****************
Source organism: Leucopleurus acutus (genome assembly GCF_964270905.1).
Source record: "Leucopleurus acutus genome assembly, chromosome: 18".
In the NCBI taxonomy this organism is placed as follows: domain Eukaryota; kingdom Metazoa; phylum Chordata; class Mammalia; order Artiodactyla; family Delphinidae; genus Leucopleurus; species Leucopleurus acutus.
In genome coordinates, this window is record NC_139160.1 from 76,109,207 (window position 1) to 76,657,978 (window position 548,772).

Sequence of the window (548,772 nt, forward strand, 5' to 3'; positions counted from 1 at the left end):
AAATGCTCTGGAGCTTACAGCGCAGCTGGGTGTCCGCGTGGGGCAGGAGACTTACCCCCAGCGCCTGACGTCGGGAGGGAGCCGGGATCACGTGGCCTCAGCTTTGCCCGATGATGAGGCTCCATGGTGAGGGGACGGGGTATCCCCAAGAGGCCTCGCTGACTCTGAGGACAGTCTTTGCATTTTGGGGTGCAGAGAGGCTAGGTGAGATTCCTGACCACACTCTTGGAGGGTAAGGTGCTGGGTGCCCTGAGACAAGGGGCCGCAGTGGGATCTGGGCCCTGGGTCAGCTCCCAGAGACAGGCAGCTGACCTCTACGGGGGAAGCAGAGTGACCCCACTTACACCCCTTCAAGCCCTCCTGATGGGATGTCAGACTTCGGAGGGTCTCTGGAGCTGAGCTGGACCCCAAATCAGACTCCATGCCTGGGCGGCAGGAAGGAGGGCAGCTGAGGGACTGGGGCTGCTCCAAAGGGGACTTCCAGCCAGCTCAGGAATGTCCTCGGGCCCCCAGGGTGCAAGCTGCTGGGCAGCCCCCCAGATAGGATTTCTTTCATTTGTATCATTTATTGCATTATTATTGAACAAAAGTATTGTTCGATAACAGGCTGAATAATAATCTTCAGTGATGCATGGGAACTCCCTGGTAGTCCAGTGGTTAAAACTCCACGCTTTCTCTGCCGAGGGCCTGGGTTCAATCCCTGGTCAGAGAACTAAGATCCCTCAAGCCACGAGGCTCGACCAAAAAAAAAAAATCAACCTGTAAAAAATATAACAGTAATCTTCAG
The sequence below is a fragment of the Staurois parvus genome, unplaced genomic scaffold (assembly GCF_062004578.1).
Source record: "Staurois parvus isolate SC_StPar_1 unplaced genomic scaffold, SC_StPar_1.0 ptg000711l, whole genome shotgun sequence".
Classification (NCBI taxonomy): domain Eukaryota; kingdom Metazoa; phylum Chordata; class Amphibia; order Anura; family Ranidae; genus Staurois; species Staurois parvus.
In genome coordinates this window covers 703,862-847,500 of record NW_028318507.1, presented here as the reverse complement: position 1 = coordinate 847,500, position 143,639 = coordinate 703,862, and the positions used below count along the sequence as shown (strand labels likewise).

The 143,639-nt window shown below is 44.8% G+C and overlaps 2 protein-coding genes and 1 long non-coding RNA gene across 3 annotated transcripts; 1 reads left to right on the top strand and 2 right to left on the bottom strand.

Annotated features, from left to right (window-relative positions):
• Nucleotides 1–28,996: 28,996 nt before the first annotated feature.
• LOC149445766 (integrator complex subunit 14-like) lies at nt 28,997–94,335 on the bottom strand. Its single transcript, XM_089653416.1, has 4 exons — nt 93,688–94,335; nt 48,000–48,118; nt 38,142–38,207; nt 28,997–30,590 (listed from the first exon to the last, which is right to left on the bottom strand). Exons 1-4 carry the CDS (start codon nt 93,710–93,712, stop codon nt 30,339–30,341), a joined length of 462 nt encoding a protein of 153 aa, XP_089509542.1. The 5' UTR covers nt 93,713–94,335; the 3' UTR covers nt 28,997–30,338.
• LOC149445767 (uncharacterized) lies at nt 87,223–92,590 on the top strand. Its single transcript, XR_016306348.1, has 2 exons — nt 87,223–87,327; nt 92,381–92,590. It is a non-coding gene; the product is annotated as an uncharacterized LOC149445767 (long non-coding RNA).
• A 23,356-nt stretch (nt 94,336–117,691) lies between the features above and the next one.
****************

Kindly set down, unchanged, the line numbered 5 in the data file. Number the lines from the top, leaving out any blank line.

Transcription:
Sequence of the window (548,772 nt, forward strand, 5' to 3'; positions counted from 1 at the left end):